For Cup Insider, Yacht Racing Life’s editor Justin Chisholm talks exclusively to the new Ineos Britannia lead designer Dr. Martin Fischer about his move from Luna Rossa and how the changes to the AC75 design rule might impact the racing at the 37th America’s Cup.
Ineos Britannia’s new chief designer Dr. Martin Fischer looks exactly how you would expect a brilliant scientist/naval architect to look.
Although serious and steely-eyed behind an impressively large pair of black framed spectacles, the German designer’s appearance is softened considerably by his hairstyle – an unruly crop of pure-white hair that immediately puts you in mind of Albert Einstein.
In conversation Fischer is disarmingly polite and accommodating.
He followed up his original physics degree (where he had specialised in fluid dynamics), with a PhD in geophysics, before moving on to work for 10 years on climate research using coupled ocean atmosphere models.
“That’s pretty different [to yacht design],” he admits. “But it’s not so far away – because the the equations are the same. It’s all fluid dynamics, it’s just the scale that that is different.”
Fischer was introduced to sailing at the age of nine and says his love of the sport was what prompted him to study physics and to specialise in fluid dynamics.
Other than ‘a little club racing’ here and there, he says he doesn’t sail much these days. Back in the day, however, after graduating from the Optimist fleet he raced A Class catamarans for 15 years, followed by a further seven-year stint in Formula 17 cats.
Fischer has long been an established name in the professional yacht racing game and has been a go-to designer for a variety of top flight professional sailing teams – both inshore and offshore.
Amongst many other projects, he was the brains behind the underwater appendages for Franck Cammas’ all-conquering Groupama 4 Volvo 70 which dominated the 2011-12 Volvo Ocean Race, he led the design team for Team France in the 35th America’s Cup, and he was at the heart of the Luna Rossa design programme for last year’s 36th America’s Cup finalists.
Aside from all that, Fischer is also responsible for designing one of the world’s most successful one design foiling catamaran classes – the GC32.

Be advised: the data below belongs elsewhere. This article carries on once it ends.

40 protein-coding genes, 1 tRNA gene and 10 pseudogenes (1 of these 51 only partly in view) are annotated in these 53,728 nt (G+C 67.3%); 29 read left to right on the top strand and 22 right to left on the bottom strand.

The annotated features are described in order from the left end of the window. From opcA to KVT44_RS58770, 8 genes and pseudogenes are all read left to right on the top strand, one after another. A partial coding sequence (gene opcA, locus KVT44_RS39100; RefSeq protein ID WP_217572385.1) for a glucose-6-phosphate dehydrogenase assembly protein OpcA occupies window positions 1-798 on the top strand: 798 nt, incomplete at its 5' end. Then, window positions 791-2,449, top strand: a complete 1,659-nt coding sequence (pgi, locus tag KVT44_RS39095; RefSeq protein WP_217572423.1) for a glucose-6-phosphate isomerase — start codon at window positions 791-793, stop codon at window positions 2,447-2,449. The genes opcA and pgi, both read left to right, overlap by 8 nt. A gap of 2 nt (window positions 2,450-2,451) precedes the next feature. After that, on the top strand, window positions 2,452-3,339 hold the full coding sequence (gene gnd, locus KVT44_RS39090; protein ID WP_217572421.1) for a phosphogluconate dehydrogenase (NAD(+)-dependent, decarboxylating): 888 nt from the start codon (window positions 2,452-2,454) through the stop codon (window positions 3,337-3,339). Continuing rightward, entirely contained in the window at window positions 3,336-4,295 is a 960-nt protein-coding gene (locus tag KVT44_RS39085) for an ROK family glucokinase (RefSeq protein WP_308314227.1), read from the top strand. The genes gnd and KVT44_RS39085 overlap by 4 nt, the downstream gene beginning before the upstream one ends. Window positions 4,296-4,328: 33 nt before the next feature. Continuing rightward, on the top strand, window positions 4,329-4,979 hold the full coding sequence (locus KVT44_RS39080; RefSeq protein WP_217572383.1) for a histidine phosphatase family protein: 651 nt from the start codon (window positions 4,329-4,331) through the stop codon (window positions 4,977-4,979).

“Originally it was not designed as a fully foiling catamaran,” he explained. “At first it was a foil-assisted boat and then after foiling hit the America’s Cup it was decided to transform it into a foiling boat. That was a relatively easy process as it was already designed for foils.”
For the 37th America’s Cup Fischer has switched allegiances from Luna Rossa to join Ben Ainslie’s British Ineos Britannia syndicate – the Mercedes-AMG Petronas Formula One Team-boosted Challenger of Record for AC37.
I tracked him down to his desk at the team’s new base in the vast Mercedes F1 team HQ in Brackley, England to find out more about his move to the British team and to quiz him on the changes to the AC75 design rule and their potential impact on AC37.
Cup Insider: This will be your second time working for an America’s Cup team acting as the Challenger of Record. Is there some advantage to being Challenger of Record?
Martin Fischer: Because you are involved in the rules discussions, that’s an advantage, – not a huge advantage, but an advantage nevertheless. It means you get a head start on the rules, at least. Plus, if there are things you don’t like, you can negotiate that.
CI: How much was your decision to join the British syndicate for the 37th America’s Cup influenced by the team’s tie in with the Mercedes Formula 1 team?
MF: Of course I knew that Mercedes Formula One had been involved with the British team to a certain degree during AC36. But when I got in contact with Ben at the beginning, I didn’t know about the new relationship. So of course that that was a nice surprise – a very nice surprise, even. Even before that though, I thought that this team looked looked interesting, and it was one I really wished to join.
CI: Looking back to the last America’s Cup Match between the Italians and the New Zealand, from your unique vantage point was it ultimately because the Kiwis had a faster boat that they won?
MF: Yes, the boat was definitely quicker. At the beginning we did pretty well, and I think that was because we had more race practice than the Kiwis. Also our boat had an advantage at the start. We had bigger foils and therefore we had more possibilities at the at the start. So that gave us an advantage.
It took the the Kiwis a bit of time to figure out how to overtake once Luna Rossa was was in front. But once they had learned how to do that, there was no way for us to win. We sailed 10 races in total and out of these 10 I think Luna Rossa won seven of the starts.
They [Luna Rossa] were also very good around the course – I think the split helmsmen was a good a good move – but the fact that we had more possibilities due to the bigger foils was really important. But then, later on, it was just speed that that won the races…
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